20 Learn to Write Specific Action Steps
Students often struggle to write these steps. (Work with your team to personalize Amy Huff’s sample action steps for your students’ RIT ranges) If they are stuck, ask them to reflect on what they think they’d have to do differently in order to reach their goals. Then ask why they don’t do that now and you’ll find additional insight to get closer to the real issues

21 Student Example The following slide is a student’s first attempt to write goals to improve his primary study skills. How would you help this student break these ideas into more specific action steps?

22 Student Sample 1 Listen better in Class
Sit in a different location in class Take good classroom notes Participate in classroom discussions Ask more questions when I don’t understand something in class Learn how to preview chapters before reading them Read chapters before doing my homework Write down questions when I don’t understand something I’ve read Write down my assignments correctly Learn how to study for tests Ask someone to help me study Hand in homework on time

23 Sample Format What would you change?
Challenge: I want to improve my reading comprehension skills Goal: I will read a book each month Action Steps: I will go to the library each week I will choose a book in my Lexile range I will find magazines on subjects that interest me and will read them during my free time each day I will find 30 minutes each day to read I won’t watch TV or play video games from 6:30-8:30 each night I won’t get on IM or take phone calls from friends between 6:30 and 8:30 pm each night What would you change?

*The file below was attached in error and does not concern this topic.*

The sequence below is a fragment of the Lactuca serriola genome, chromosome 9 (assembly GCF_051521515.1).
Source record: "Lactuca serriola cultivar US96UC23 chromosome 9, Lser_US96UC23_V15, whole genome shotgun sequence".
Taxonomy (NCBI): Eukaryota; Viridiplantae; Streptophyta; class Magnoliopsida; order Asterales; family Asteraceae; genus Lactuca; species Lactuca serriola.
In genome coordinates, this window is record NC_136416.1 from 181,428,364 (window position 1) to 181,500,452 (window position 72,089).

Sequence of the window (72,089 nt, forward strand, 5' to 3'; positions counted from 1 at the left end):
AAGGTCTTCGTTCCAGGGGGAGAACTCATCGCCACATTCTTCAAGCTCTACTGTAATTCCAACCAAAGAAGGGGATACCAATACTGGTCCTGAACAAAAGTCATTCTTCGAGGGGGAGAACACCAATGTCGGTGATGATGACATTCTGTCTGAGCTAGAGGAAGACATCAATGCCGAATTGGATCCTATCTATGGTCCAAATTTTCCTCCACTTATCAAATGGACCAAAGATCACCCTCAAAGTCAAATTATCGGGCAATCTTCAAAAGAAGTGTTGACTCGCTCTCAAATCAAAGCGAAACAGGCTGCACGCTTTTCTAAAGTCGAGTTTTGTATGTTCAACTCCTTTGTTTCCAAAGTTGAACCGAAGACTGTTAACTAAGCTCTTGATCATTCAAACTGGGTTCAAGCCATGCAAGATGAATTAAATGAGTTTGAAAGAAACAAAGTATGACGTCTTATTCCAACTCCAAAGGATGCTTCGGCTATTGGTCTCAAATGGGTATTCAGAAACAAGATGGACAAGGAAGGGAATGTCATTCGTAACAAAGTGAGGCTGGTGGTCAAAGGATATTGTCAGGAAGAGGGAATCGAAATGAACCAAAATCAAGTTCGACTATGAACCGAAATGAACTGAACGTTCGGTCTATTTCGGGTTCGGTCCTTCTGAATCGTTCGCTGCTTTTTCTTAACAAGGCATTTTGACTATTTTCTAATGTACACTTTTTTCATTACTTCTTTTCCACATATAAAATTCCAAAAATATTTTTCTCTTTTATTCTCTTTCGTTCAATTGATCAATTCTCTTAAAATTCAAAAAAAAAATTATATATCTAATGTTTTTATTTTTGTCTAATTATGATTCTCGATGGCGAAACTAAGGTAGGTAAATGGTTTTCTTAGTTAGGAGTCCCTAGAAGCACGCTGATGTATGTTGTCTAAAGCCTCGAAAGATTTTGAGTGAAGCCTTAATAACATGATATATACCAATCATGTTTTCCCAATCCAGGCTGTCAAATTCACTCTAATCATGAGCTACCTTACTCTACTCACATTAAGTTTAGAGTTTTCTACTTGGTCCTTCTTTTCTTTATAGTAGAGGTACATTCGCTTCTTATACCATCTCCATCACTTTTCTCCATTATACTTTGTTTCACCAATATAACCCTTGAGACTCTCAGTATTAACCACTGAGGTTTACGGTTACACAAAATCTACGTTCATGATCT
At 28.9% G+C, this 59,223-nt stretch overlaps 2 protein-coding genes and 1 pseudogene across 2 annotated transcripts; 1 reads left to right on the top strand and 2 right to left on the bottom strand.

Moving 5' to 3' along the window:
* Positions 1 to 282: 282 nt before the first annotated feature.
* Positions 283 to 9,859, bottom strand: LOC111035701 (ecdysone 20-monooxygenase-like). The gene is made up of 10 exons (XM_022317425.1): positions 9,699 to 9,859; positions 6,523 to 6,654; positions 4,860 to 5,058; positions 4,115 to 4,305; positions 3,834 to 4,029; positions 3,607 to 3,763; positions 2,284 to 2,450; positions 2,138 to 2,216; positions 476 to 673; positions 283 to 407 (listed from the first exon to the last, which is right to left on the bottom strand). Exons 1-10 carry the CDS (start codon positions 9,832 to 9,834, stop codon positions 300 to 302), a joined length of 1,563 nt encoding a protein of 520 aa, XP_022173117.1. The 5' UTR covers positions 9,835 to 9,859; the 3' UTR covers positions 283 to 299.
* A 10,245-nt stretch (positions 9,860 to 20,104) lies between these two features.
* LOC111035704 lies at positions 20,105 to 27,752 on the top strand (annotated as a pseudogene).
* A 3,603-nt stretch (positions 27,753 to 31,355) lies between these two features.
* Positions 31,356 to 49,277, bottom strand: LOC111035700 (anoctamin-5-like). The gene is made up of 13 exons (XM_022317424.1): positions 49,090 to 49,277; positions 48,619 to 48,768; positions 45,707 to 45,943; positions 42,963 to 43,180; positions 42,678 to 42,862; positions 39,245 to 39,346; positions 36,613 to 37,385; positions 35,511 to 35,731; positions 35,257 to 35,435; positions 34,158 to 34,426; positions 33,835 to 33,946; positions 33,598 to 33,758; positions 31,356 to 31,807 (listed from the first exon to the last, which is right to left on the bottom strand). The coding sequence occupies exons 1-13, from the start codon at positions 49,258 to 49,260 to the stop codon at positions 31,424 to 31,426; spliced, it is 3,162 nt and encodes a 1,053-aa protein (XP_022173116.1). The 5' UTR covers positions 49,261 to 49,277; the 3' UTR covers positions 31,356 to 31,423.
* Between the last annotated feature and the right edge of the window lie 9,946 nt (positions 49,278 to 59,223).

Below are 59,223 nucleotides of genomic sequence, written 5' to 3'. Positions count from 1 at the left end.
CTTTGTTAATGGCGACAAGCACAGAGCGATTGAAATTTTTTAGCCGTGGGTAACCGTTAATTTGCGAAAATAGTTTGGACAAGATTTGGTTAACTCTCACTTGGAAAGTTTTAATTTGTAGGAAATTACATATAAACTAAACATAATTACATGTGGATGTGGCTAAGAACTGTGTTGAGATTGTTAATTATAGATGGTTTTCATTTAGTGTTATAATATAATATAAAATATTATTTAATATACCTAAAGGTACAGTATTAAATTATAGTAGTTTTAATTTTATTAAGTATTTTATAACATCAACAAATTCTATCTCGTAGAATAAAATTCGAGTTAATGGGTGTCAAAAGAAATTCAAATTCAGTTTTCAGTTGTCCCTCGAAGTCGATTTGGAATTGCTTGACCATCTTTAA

24 Self Monitoring is Critical
Self-monitoring is a critical skill set if we want students to develop intrinsic motivation Some models that work: Graphs of progress Daily goals on desk (dry erase marker) Weekly reflections Weekly evidence

25 Choosing a “Goal” Quote
Students have shown us that inspirational quotes are great tools to help them stay focused on their goals and to re-focus their thinking when the going gets tough. They especially liked many under “Excuses,” “Goals,” and “Action.” Here’s a sample from the “goals” category In life, as in football, you won't go far unless you know where the goalposts are. Arnold H. Glasgow

26 Helpful Resources Classroom Assessment for Student Learning: Doing it Right-Using it Well, by Richard J. Stiggins, Judith A. Arter, Jan and Stephen Chappuis, Assessment Training Institute, c.2004 Goal setting for Students: A Success Tool for Grades 5-12 by John Bishop. Around $10.00 on Amazon Website: